Maimonides[xl] posits that the Mitzvot were selected by G-d because they are, in effect, transformative. It is not by contemplating spiritual matters that a person embraces the spiritual. Rather, it is the experience of performing the Mitzvot, which is an essential element in the process of perfection. It is the means by which the soul trains the mind and body and habituates them to behave properly. By doing the Mitzvot, wholeheartedly and with joy[xli], a person can achieve a higher level of consciousness and connection to the divine. This connection to the spiritual manifests itself in the good feelings that it engenders, which suffuse the mind and body. It is like a form of euphoria that is long lasting and repeatable. It is this traditional approach of Classical Judaism, which is premised on actual practice that has served us so well over the years.

The annual cycle of experiences, embodied in Passover and the other Jewish Holidays, as well as, the Sabbath are an essential part of the renewable sustainable model of Judaism. There is no need for pictures to remember the experiences. They can be relived each year and each week, again and again. They provide a time to unplug and reconnect with family, friends and your own self. This cannot be done digitally, virtually, by face time or skype; it has got to be done in person. They are an opportunity to revive the part of us that yearns for a spiritual connection. Doing so joyfully, with others seeking sincerely to enjoy traditional and authentic Jewish experiences serves to enhance and reinforce the favorable feeling. Whether it is in a large Synagogue, little Shtibel, Happy Minyan or other Minyan, the Jewish Holidays and Sabbath are a communal experience.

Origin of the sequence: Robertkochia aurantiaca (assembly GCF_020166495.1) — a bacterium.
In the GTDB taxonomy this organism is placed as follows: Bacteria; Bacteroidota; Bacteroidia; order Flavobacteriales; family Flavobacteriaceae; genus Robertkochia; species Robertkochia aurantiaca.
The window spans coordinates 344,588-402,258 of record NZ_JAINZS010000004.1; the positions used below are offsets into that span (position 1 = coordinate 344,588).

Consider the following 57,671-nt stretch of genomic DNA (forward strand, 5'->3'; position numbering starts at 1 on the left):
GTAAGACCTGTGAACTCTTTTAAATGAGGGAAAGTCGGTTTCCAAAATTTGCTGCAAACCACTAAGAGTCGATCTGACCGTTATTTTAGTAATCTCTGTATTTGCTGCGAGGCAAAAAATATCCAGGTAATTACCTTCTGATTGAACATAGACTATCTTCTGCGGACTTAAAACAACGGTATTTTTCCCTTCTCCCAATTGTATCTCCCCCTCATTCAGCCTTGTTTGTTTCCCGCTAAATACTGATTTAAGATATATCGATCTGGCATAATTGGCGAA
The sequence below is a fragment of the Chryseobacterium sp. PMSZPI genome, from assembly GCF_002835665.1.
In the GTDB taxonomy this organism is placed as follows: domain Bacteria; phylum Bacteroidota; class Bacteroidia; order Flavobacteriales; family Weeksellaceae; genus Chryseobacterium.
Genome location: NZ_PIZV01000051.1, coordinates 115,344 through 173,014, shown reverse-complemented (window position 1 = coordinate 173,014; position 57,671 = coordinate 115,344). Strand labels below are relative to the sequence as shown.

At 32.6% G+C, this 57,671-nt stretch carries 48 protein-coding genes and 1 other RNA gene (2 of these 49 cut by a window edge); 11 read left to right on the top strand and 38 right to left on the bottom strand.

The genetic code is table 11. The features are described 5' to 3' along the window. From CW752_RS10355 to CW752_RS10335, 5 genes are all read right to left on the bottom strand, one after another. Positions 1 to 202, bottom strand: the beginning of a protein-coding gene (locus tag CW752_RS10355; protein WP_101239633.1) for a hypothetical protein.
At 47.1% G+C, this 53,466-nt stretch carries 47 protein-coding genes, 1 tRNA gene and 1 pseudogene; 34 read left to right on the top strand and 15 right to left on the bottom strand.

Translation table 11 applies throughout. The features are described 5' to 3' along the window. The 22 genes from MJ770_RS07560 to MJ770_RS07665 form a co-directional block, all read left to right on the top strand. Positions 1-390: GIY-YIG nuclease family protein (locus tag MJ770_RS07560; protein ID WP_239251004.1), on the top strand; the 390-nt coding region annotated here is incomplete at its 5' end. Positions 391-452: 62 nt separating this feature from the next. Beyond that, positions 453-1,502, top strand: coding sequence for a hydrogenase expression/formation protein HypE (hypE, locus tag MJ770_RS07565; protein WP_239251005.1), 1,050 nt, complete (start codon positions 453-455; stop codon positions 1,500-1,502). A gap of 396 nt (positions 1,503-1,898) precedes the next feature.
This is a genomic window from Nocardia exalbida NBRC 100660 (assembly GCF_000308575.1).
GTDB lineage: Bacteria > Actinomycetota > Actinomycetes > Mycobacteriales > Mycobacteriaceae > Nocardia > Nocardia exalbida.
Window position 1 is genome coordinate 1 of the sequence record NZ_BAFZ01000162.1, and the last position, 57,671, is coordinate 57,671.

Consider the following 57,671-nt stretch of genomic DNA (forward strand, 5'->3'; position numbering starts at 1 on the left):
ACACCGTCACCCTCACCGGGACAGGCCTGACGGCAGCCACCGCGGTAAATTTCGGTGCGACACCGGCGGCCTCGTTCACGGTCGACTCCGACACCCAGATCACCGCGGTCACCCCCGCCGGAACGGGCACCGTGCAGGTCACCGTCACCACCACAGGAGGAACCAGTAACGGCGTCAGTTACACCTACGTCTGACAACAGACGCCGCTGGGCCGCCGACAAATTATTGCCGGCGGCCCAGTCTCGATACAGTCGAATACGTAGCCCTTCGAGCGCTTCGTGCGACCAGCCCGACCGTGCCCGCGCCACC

The Passover Seder is not just another meal. It provides sustenance for the soul, which gladdens the heart and inspires long lasting feelings of joy. The experience is a fundamental part of the reason of why we should be Jewish. Try it; I believe you will like it. It does take some effort; but it is worth it. There is no substitute for experiencing yourself. Just do it.




[i] See Exodus 12:33-43 and 13:3-10.

[ii] See Exodus, 12:2 and Rashi commentary thereon, as well as, the description of the observance in Exodus 12:3-51.

[iii] See Exodus 8:22 and Rashi, as well as, Ibn Ezra commentary thereon. See also Genesis 43:32 and Rashi commentary thereon.

[iv] See Midrash Rabbah, Exodus 16:3.

[v] Maimonides, Guide to the Perplexed 3:46.

[vi] See Exodus 12:35-36, as well as, Rashi, Ralbag, Rashbam and Chizkuni commentaries thereon.

[vii] See Rashi commentary on Exodus 10:22. See also Pesikta d’Rav Kahana 11:11, as well as Shir Hashirim Rabbah 2:13.